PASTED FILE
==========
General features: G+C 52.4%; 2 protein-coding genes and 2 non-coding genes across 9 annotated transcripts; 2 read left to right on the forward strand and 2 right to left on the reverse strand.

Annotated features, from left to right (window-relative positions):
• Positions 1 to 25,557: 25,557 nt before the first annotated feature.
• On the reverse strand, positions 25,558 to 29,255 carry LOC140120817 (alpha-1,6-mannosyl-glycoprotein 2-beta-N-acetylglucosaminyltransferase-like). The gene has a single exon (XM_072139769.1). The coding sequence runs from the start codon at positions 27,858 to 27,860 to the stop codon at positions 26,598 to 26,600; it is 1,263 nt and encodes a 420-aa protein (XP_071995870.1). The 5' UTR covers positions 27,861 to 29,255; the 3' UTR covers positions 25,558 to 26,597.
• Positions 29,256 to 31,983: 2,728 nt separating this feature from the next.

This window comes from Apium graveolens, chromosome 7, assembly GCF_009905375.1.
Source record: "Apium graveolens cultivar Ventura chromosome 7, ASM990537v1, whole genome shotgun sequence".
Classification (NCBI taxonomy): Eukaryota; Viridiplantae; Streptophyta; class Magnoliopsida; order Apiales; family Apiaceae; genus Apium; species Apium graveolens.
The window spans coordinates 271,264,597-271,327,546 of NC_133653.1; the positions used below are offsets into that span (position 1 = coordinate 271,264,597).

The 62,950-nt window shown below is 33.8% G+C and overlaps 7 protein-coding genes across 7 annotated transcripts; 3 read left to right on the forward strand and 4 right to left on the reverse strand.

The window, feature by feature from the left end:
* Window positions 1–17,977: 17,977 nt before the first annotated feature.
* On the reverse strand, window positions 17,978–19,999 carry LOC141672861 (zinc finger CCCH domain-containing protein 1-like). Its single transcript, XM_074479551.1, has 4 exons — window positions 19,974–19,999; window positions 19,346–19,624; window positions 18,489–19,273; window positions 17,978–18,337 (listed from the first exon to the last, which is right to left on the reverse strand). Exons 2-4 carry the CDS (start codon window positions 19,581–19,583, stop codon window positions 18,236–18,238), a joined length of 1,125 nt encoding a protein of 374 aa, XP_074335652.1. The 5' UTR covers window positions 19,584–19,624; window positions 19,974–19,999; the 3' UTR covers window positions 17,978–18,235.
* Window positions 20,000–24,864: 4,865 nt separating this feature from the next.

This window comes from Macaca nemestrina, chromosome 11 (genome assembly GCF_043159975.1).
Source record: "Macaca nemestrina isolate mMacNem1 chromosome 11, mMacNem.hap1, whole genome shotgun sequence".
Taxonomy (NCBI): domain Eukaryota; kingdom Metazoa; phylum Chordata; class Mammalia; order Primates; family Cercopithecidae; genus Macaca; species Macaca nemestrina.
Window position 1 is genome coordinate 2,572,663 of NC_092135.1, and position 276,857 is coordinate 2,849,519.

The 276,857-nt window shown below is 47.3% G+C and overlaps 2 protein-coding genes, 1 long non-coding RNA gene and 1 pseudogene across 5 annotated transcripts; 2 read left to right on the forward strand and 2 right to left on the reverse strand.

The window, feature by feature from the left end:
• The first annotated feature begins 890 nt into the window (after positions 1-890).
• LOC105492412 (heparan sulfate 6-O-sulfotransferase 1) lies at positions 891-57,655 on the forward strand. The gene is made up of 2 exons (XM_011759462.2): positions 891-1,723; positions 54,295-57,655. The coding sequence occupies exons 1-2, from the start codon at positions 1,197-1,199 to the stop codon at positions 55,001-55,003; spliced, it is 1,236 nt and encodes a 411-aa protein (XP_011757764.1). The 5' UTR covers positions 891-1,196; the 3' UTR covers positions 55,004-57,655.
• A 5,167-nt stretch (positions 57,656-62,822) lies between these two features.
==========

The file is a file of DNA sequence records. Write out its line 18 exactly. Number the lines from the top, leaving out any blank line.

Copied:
Window position 1 is genome coordinate 2,572,663 of NC_092135.1, and position 276,857 is coordinate 2,849,519.